Trasformazione irta di tranelli

Tesi David
, commentatore Washington Post, pro-Rumsfeld:

  • D. Rumsfeld (USA, Difesa) incontra difficoltà a far
    passare la “trasformazione” delle Forze Armate, per i diversi interessi delle
    diverse armi.
  • E’ in corso confronto per la definizione del nuovo piano
    quadriennale della Difesa (QDR)
    , in cui Rumsfeld voleva inserire
  • progetti per bombardieri e navi teleguidati ed altre
    tecnologie avveniristiche, ma soprattutto incentrare gli investimenti in
    tecnologie e formazioni snelle antiterrorismo (e antiguerriglia tipo Iraq) anziché
    armamenti per guerre convenzionali,
  • aumentando i finanziamenti ad esercito e marines, che
    sostengono il grosso della guerra in Iraq, e riducendoli ad aviazione e
    (in discussione numero di caccia, portaerei e sottomarini).
  • Si è quindi aperto scontro politico, con politici delle zone
    minacciate dai tagli mobilitati per salvare portaerei e aerei caccia, col
    risultato di bloccare la ristrutturazione.
  • Scontro anche di “analisi”: “trasformazionisti” danno come
    più probabili attacchi terroristici alla al Qaeda; aviazione e marina
    sottolineano la minaccia Cina per avere più stanziamenti


The Washington Post

October 10, 2005

WASHINGTON — Transformation is a tricky
business. The U.S. military is discovering that fact on a daily basis in Iraq.
And at home, U.S. Defense Secretary Donald Rumsfeld is reckoning with the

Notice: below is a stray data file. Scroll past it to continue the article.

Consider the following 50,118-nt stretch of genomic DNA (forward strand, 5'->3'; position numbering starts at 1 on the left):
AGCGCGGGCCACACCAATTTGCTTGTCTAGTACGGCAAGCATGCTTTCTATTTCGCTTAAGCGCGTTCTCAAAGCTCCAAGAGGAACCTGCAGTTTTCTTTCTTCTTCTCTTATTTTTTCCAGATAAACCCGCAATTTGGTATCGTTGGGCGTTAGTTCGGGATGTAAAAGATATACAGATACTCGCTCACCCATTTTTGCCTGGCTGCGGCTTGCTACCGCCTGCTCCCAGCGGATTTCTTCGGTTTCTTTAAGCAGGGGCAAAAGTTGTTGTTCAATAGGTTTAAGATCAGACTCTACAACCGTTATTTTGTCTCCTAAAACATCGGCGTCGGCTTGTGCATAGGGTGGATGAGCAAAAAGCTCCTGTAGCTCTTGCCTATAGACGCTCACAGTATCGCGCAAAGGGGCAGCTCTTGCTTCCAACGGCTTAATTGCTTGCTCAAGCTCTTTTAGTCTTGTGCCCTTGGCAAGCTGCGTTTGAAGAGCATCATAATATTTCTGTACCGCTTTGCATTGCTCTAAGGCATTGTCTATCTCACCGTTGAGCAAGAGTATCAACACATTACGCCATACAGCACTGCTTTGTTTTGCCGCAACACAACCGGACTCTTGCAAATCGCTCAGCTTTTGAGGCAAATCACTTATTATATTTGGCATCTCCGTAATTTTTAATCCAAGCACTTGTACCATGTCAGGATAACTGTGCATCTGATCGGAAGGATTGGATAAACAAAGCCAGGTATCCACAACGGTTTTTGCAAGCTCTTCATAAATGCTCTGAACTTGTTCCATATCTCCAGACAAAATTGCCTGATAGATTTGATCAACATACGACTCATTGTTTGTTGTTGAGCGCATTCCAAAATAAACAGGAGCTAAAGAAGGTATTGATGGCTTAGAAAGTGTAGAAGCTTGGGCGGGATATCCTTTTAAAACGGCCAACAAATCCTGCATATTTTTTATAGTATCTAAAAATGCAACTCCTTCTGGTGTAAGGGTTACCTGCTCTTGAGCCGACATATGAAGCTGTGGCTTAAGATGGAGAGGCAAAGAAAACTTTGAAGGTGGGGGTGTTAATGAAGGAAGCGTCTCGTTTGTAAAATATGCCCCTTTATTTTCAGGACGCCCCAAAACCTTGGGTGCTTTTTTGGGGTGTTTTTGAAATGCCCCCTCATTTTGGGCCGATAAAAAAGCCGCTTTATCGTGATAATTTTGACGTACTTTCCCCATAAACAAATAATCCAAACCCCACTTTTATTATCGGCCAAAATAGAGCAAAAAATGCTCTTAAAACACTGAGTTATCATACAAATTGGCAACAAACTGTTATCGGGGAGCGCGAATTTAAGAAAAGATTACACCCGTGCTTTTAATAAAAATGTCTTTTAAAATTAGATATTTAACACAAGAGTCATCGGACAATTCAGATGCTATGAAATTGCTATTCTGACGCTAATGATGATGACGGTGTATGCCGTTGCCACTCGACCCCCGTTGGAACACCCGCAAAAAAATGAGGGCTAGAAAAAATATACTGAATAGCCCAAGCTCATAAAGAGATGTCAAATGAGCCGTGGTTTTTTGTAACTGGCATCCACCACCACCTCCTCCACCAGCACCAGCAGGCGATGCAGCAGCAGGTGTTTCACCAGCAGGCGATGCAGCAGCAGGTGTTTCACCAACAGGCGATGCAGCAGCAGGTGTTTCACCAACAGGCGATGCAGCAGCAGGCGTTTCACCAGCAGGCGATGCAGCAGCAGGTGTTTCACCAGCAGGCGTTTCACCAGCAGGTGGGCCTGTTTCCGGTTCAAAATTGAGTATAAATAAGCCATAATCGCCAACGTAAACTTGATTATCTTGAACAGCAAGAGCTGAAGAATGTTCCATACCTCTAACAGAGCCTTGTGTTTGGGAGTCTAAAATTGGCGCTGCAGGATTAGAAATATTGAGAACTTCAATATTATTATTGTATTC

obstacles to his ambition of transforming the U.S. military for the 21st century.

Mr. Rumsfeld created a special "Office
of Force Transformation
" to foster acceptance of radical ideas that
could alter the fundamentals of warfare. The transformationalists let
themselves imagine bombers without pilots, ships without crews, networks of
sensors and precision-guided weapons
that could see an enemy that lived in
caves and take him out. They were intriguing ideas, leveraging America’s
overwhelming advantage in technology. The problem was that for a military
hungry for money to up-armor its Humvees and maintain its re-enlistment rates,
some of these transformational concepts haven’t been very practical.

Mr. Rumsfeld’s engine of change
transformation was meant to be a budget process known as the Quadrennial
Defense Review
, usually referred to by its acronym, "QDR." This
four-year budget planning exercise was started in 1997 under President Clinton.
This year’s installment was intended to provide a road map for Mr. Rumsfeld’s
ambitious plans. Pentagon aides spoke of it as Mr. Rumsfeld’s legacy document
— one that would put his stamp on the Pentagon for a generation.

A hint of what Mr. Rumsfeld had in mind —
and the political hurdles that stood in the way — came in a document called
"Program Budget Decision 753" that leaked in January. It proposed
shifting resources away from several expensive Navy and Air Force programs to
help pay for the ballooning cost of the Iraq War, which is being fought mostly
by the Army and Marines
. Worried Air Force and Navy partisans knew where to
go for help. The day after the document leaked, members of Congress from